News, On Campus

Osaghae, Brooks Propose Changes to Student Assembly

As part of their new initiatives going into the 2019-20 academic year, newly elected president and vice president of the Undergraduate Government of Boston College, Michael Osaghae, MCAS ’20, and Tiffany Brooks, MCAS ’21, presented a plan to restructure the executive and legislative branches of the University’s student government.

At the moment, the UGBC constitution requires an allotment of at least 40 senate seats as part of the Student Assembly (SA), the main legislative body of UGBC. The plan proposed by Osaghae and Brooks reduces the total number of senate seats to 33, which would require a resolution to amend that portion of the constitution.

Additionally, the new plan allocates and redefines the particular committees on which elected senators will serve. UGBC has a total of seven policy committees: Intersections, Academic Affairs, Conduct and Student Rights, Campus Improvements, Mental Health, Interpersonal Health and Wellness, and Environmental and Sustainability. Senators are subsequently spread across these committees in order to work on policy and student issues. Under the new plan, there would only be two main committees, which have subcommittees organized under them.

The two new committees, the Intersectional Experience Committee, and the Institutional Innovations Committee, would consist of 18 and 15 senators, respectively. The Intersectional Experience Committee “is responsible for advocacy/policy … to promote a diverse, equitable, and inclusive campus for all students at Boston College,” according to the plan. The Institutional Innovations Committee “is responsible for advocacy/policy … that promote innovation and progressive actions and thoughts within our university,” the plan said.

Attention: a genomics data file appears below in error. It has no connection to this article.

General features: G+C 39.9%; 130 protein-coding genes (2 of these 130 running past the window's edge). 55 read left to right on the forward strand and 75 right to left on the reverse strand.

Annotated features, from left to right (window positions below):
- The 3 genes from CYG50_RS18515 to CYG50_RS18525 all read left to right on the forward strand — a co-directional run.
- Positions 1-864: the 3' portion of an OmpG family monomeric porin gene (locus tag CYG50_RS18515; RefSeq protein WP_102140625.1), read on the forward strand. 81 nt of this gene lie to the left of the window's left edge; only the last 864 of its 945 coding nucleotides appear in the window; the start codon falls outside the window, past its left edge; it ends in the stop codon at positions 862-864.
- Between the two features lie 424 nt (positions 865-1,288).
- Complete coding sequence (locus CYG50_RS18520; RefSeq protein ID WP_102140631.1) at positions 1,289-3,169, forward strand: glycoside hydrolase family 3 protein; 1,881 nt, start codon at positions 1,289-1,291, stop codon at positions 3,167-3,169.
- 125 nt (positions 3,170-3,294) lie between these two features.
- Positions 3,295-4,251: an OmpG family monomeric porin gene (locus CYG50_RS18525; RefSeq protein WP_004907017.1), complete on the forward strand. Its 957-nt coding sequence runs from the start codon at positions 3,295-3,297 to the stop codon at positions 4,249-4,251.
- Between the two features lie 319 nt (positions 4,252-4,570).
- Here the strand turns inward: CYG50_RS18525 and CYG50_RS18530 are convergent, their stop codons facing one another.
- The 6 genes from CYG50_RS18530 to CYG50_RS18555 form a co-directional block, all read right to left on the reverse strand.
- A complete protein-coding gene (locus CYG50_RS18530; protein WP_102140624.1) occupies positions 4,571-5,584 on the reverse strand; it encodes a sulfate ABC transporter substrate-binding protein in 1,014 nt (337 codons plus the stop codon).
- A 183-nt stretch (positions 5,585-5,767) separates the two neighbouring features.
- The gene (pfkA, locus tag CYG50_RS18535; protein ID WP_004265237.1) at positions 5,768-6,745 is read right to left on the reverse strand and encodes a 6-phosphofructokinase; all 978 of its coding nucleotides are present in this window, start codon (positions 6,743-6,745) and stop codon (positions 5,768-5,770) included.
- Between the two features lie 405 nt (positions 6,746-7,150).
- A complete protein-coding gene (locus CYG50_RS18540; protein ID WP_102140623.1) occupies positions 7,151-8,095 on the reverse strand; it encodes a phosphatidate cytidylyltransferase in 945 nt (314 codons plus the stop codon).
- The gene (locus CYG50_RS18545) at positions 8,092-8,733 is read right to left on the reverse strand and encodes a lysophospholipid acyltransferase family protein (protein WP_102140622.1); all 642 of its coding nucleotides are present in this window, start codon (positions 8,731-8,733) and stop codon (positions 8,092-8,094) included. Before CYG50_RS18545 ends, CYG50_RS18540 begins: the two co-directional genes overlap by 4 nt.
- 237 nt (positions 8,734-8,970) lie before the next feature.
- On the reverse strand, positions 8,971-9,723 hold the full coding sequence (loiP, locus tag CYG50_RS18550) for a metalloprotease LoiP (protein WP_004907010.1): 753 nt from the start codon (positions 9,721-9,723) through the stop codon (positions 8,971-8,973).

The Intersectional Experience Committee would have six total subcommittees that function underneath it, with three senators allocated to each area. The areas of focus are Racial/Cultural Inclusion, LGBTQ/Gender Inclusion, Accessibility, Socioeconomic Inclusion, Religious Inclusion, and Mental Health.

The Institutional Innovations Committee functions with a similar structure, except with seven areas of focus: Student Rights/Safety, Arts, Athletics, Academic Affairs, Environmental/Sustainability, Student Organizations, and Residential Life. Each area within that subcommittee has two senators, with the exception of Student Rights/Safety, which is allocated to three. Senators will be assigned to different areas after elections by submitting their preferred appointment, according to the proposed restructuring plan.

The subcommittees will meet independently on a weekly basis in order to discuss progress on policy and within each particular area of focus under the committees. The meetings will be organized by subcommittee chairs, which will be appointed by the vice president through an application process.

These changes to the SA, according to Brooks, are necessary for the efficiency and efficacy of the work that UGBC does for students on campus.  

“Something that we saw, not just in the SA but UGBC as a whole, is there are a lot of people doing the same job, and that creates a barrier for communication and efficiency, so we are hoping that the restructuring and rearrangement of the representation will help to improve on that by consolidating the jobs that [senators] are doing,” Brooks said.

The proposed changes to the SA structure, provided the resolution to the constitution is passed, would go into effect in the fall semester of 2019, following the results of the April senate elections.

Featured Image by Jess Rivilis / Heights Staff

April 1, 2019